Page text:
As illustrated in FIG. 2, the battery 110 is in a second orientation. Similar to the operation of FIG. 1, the polarity detector 120 detects the orientation of the battery 110 and outputs a polarity detection signal, which in this case indicates the operational mode should be in accordance with “Orientation 2” based on the change in polarity of the battery 110.

FIG. 3 illustrates another alternative embodiment of a battery orientation operational control circuit 300. The battery orientation operational control circuit 300 comprises a battery 310, a polarity detector 320, a bridge rectifier 330, a switch 340, polarity detection signals 350 and device 360.

In this exemplary embodiment, the battery 310 is oriented in a first position, which corresponds to Operating Mode 1. More specifically, the polarity detector 320 detects the battery orientation and outputs a polarity detection signal which is forwarded to switch 340. The polarity detection signal controls the switch 340 to select between Operating Mode 1 and Operating Mode 2. Thus, since the battery 310 is in a first orientation, the polarity detection signal switches the switch 340 to position “1” which subsequently outputs or selects Operating Mode 1 of, for example, device 360. It should be appreciated however, that while the selection of operational mode is discussed in relation to, for example, device 360, the operating mode control signal can be used to control any one or more devices (not shown) and is not limited to device 360.

FIG. 4 illustrates another exemplary embodiment of a battery orientation operational control circuit 400. The battery orientation operational control circuit 400 comprises a battery 410, a first polarity detection circuit including current detector 420, diode 430 and resistor 440, a second polarity detection circuit including resistor 450, diode 460 and current detector 470, bridge rectifier 480, switch 485 and device 490. The battery orientation operational control circuit 400 can also optionally include a low battery indicator module 495.

In operation, current is detected at one of the current detectors 420 and 470. Depending on where current is detected, one of the current detectors 420 and 470 outputs a polarity detection signal, 402 and 404, respectively. If current is detected at current detector 420, the current detector 420 outputs the polarity detection signal 402 to switch 485. The polarity detection signal 402 enables the switch 485 to select Operating Mode 1 which corresponds to a first operational mode of device 490.

If current is detected at the second current detector 470, the polarity detection signal 404 is output to switch 485. In this case, polarity detection signal 404 switches switch 485 to select Operating Mode 2 which corresponds to a second operational mode of device 490.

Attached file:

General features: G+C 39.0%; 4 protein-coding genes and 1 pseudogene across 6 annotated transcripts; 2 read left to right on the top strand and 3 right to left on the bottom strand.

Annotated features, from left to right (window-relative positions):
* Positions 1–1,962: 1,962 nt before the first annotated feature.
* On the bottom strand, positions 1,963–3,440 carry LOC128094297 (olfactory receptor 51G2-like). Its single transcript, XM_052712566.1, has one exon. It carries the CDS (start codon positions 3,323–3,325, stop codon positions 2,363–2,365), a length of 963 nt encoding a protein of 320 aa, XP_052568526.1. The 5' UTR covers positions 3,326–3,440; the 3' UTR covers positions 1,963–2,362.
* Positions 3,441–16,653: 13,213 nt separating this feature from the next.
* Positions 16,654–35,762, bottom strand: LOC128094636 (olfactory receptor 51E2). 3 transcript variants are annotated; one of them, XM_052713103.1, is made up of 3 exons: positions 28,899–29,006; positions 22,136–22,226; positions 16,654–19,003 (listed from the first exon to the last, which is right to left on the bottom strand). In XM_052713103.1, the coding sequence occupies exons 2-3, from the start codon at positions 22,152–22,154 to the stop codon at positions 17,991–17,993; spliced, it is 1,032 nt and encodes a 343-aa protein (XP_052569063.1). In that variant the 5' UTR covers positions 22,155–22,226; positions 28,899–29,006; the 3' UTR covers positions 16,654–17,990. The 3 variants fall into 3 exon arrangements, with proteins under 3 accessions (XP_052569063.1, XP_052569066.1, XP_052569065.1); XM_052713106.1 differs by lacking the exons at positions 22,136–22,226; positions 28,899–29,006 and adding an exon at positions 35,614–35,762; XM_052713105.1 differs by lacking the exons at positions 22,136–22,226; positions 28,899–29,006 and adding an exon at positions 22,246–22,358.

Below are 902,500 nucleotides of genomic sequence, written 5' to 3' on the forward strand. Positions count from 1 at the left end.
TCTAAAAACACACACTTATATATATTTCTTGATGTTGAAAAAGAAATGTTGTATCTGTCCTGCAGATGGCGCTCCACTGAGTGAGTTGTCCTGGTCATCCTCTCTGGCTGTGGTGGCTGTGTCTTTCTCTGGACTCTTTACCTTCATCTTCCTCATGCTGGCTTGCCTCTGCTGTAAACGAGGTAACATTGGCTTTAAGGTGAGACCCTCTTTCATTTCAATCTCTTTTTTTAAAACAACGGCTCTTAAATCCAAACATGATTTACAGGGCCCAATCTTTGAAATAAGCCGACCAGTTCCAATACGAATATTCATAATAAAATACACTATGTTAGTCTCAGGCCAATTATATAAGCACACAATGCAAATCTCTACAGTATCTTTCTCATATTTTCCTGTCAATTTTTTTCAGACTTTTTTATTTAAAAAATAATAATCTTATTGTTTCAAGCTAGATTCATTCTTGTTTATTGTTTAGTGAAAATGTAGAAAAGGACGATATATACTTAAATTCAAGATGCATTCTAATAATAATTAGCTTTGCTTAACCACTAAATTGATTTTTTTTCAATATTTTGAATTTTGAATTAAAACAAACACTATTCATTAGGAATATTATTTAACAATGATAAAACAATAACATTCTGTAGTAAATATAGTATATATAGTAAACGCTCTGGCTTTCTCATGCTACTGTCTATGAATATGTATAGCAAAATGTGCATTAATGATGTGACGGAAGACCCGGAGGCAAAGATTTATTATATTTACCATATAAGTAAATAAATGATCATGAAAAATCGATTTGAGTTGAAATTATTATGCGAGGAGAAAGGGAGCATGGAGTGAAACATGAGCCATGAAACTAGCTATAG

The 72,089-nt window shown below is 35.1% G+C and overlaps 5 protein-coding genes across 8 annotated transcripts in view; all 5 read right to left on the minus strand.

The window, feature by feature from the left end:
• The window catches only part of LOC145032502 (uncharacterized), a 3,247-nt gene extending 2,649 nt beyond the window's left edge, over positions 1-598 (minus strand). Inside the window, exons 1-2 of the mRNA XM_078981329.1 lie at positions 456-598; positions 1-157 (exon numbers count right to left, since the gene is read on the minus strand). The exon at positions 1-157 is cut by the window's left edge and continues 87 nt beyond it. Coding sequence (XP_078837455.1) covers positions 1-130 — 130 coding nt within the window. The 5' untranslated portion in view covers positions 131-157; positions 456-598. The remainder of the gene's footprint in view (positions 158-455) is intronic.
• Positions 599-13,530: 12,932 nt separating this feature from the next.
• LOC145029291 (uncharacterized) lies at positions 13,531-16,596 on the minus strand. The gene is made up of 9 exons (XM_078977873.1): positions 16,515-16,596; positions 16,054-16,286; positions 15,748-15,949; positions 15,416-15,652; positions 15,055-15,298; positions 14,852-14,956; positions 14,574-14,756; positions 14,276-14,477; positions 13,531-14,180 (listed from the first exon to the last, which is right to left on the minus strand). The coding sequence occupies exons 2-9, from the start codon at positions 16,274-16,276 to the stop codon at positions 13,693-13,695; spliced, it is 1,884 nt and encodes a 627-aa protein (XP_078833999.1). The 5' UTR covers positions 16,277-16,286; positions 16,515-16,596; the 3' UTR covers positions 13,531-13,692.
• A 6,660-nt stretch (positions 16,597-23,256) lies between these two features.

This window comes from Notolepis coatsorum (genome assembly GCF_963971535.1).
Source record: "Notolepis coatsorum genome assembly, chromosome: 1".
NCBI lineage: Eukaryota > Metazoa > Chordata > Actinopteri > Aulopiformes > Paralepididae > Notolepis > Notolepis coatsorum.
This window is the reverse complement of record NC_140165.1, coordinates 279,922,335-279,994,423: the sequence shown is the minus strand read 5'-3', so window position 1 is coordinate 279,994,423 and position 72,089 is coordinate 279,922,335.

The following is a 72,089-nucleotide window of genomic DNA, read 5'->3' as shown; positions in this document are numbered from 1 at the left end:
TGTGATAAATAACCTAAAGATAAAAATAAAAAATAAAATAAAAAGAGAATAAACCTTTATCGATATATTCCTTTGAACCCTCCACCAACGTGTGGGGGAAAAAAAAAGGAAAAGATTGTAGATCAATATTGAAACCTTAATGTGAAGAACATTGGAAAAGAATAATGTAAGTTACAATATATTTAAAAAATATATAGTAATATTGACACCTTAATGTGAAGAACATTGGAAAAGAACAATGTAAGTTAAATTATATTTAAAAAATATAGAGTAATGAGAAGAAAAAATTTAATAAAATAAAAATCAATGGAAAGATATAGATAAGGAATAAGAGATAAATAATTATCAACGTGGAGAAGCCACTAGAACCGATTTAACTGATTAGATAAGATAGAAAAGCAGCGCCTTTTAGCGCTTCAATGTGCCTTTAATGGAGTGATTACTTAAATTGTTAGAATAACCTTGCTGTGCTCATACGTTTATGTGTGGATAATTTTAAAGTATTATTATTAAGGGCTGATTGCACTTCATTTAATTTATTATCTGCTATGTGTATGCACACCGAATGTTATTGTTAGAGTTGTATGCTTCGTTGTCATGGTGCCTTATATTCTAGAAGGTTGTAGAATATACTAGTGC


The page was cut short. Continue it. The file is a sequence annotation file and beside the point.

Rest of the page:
The battery orientation operational control circuit 400 can also include a low battery indicator module 495. The low battery indicator module 495 can be connected to outputs of the current detectors 420 and 47. In the event that neither current detector is producing an output, the low battery indicator module 495 can provide an indication that the battery 410 is low on power.

FIG. 5 illustrates an alternative exemplary embodiment of a battery orientation operational control circuit 500. The battery orientation operational control circuit 500 comprises a battery 510, a current detector 520, one or more resistors 530 (which, similar to the other embodiments, can optionally be placed on one or more sides of the diode), diode 535, bridge rectifier 540, switch 550 and device 560. In operation, a determination is made whether current is detected at the current detector 520. In this particular configuration, with the battery 510 oriented in a first direction, current will not be detected at current detector 520. However, when the battery orientation is switched, current will be detected at current detector 520 and a corresponding polarity detection signal 502 output to switch 550. The polarity detection signal 502 controls the switch such that if current is detected, switch 550 is in an open position (which may correspond to Operating Mode 1) and if no current is detected, switch 550 switches to a closed position, which for example, corresponds to Operating Mode 2 of device 560.

FIG. 6 illustrates an exemplary mode of operation of a battery operational control circuit. In particular, control begins in step S600 and continues to step S610. In step S610, battery orientation is detected. Next, in step S620, a polarity detection signal is output. Then, in step S630, a determination is made which operational mode the battery orientation operational control circuit should operate in. If a first polarity detection signal is detected, battery orientation operational control circuit operates in mode 1 (step S650) with control continuing step S660 where the control sequence ends.

If a second polarity detection signal is detected, the battery orientation operational control circuit operates in mode 2 (step S640) with control continuing to step S660 where the control sequence ends.

FIG. 7 outlines a second exemplary method of operation of a battery orientation operational control circuit. In particular, control begins at step S700 and continues to step S710.

In step S710, current at one of a plurality of current detectors is detected. Next, in step S720, a polarity detection signal is output from the current detector where the current is detected.

In step S730, a determination is made whether current has been detected at a first current detector. If current has been detected, control continues to step S770 where the control signal places the device into a first mode of operation. However, if no current is detected, control continues to step S740 where a determination is made whether current is detected at the second current detector. If current is detected at the second current detector, control continues to step S760 where the control signal places the device in a second mode of operation, with control continuing to step S780.

If current is not detected at the second detector, optional step 750 can activate a low battery indicator with control continuing to step S780 where the control sequence ends.

As will be appreciated by one of ordinary skill in the art, the detection of current in many devices is not a simple yes/no test of whether an electrical current is present, but is instead a determination of whether the current in the circuit exceeds a threshold value. For this reason, the detection of current, as described in this application, is intended to include cases in which there is no current as well as cases in which the current must exceed a non-zero value in order to be regarded as detected.